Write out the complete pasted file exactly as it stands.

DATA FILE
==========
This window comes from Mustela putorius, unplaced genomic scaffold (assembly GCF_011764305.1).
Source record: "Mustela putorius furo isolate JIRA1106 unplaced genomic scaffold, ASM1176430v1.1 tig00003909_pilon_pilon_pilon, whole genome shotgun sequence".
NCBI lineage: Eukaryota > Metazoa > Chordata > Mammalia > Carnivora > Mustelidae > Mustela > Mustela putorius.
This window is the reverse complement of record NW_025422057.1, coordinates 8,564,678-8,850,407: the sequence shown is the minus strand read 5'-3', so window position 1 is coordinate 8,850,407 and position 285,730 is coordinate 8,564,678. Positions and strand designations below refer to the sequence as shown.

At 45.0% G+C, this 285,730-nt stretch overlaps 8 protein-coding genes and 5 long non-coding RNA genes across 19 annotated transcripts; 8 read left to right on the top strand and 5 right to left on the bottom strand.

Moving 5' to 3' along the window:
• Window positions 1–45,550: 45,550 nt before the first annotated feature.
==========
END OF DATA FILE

This window comes from Mustela putorius, unplaced genomic scaffold (assembly GCF_011764305.1).
Source record: "Mustela putorius furo isolate JIRA1106 unplaced genomic scaffold, ASM1176430v1.1 tig00003909_pilon_pilon_pilon, whole genome shotgun sequence".
NCBI lineage: Eukaryota > Metazoa > Chordata > Mammalia > Carnivora > Mustelidae > Mustela > Mustela putorius.
This window is the reverse complement of record NW_025422057.1, coordinates 8,564,678-8,850,407: the sequence shown is the minus strand read 5'-3', so window position 1 is coordinate 8,850,407 and position 285,730 is coordinate 8,564,678. Positions and strand designations below refer to the sequence as shown.

At 45.0% G+C, this 285,730-nt stretch overlaps 8 protein-coding genes and 5 long non-coding RNA genes across 19 annotated transcripts; 8 read left to right on the top strand and 5 right to left on the bottom strand.

Moving 5' to 3' along the window:
• Window positions 1–45,550: 45,550 nt before the first annotated feature.